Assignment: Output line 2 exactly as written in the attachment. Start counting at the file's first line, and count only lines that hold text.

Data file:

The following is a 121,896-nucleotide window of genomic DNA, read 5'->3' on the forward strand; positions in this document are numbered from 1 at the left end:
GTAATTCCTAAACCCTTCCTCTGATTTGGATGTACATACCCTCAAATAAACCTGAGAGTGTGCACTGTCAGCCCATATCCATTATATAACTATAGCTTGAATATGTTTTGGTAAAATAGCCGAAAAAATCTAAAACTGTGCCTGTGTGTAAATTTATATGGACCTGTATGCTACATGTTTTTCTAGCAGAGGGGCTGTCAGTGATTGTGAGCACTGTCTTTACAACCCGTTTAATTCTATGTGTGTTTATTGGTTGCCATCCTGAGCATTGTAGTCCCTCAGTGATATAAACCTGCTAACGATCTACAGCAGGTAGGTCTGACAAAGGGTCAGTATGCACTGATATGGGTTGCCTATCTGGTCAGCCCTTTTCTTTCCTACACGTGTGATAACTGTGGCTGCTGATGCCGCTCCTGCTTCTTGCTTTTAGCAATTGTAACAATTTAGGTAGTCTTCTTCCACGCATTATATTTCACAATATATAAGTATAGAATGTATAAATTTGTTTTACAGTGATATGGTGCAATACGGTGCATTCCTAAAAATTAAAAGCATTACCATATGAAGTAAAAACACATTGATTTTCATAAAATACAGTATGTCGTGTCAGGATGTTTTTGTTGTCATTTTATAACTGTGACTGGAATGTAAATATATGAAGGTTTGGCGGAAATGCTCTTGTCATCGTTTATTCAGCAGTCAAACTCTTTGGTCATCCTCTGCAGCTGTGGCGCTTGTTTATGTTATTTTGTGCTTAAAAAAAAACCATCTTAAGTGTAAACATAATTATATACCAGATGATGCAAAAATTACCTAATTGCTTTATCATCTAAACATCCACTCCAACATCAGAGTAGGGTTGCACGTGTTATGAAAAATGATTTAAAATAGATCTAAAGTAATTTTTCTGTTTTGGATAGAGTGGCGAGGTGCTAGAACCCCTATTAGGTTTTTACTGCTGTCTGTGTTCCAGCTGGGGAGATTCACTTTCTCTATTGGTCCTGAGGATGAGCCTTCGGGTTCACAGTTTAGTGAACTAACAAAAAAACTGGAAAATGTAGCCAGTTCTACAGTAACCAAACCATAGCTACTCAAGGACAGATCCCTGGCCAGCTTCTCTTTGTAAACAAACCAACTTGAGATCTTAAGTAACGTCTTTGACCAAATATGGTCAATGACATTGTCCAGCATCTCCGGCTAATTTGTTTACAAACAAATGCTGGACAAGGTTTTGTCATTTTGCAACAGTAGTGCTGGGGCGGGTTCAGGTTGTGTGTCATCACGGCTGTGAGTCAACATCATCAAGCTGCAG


GTAATTCCTAAACCCTTCCTCTGATTTGGATGTACATACCCTCAAATAAACCTGAGAGTGTGCACTGTCAGCCCATATCCATTATATAACTATAGCTTGAATATGTTTTGGTAAAATAGCCGAAAAAATCTAAAACTGTGCCTGTGTGTAAATTTATATGGACCTGTATGCTACATGTTTTTCTAGCAGAGGGGCTGTCAGTGATTGTGAGCACTGTCTTTACAACCCGTTTAATTCTATGTGTGTTTATTGGTTGCCATCCTGAGCATTGTAGTCCCTCAGTGATATAAACCTGCTAACGATCTACAGCAGGTAGGTCTGACAAAGGGTCAGTATGCACTGATATGGGTTGCCTATCTGGTCAGCCCTTTTCTTTCCTACACGTGTGATAACTGTGGCTGCTGATGCCGCTCCTGCTTCTTGCTTTTAGCAATTGTAACAATTTAGGTAGTCTTCTTCCACGCATTATATTTCACAATATATAAGTATAGAATGTATAAATTTGTTTTACAGTGATATGGTGCAATACGGTGCATTCCTAAAAATTAAAAGCATTACCATATGAAGTAAAAACACATTGATTTTCATAAAATACAGTATGTCGTGTCAGGATGTTTTTGTTGTCATTTTATAACTGTGACTGGAATGTAAATATATGAAGGTTTGGCGGAAATGCTCTTGTCATCGTTTATTCAGCAGTCAAACTCTTTGGTCATCCTCTGCAGCTGTGGCGCTTGTTTATGTTATTTTGTGCTTAAAAAAAAACCATCTTAAGTGTAAACATAATTATATACCAGATGATGCAAAAATTACCTAATTGCTTTATCATCTAAACATCCACTCCAACATCAGAGTAGGGTTGCACGTGTTATGAAAAATGATTTAAAATAGATCTAAAGTAATTTTTCTGTTTTGGATAGAGTGGCGAGGTGCTAGAACCCCTATTAGGTTTTTACTGCTGTCTGTGTTCCAGCTGGGGAGATTCACTTTCTCTATTGGTCCTGAGGATGAGCCTTCGGGTTCACAGTTTAGTGAACTAACAAAAAAACTGGAAAATGTAGCCAGTTCTACAGTAACCAAACCATAGCTACTCAAGGACAGATCCCTGGCCAGCTTCTCTTTGTAAACAAACCAACTTGAGATCTTAAGTAACGTCTTTGACCAAATATGGTCAATGACATTGTCCAGCATCTCCGGCTAATTTGTTTACAAACAAATGCTGGACAAGGTTTTGTCATTTTGCAACAGTAGTGCTGGGGCGGGTTCAGGTTGTGTGTCATCACGGCTGTGAGTCAACATCATCAAGCTGCAG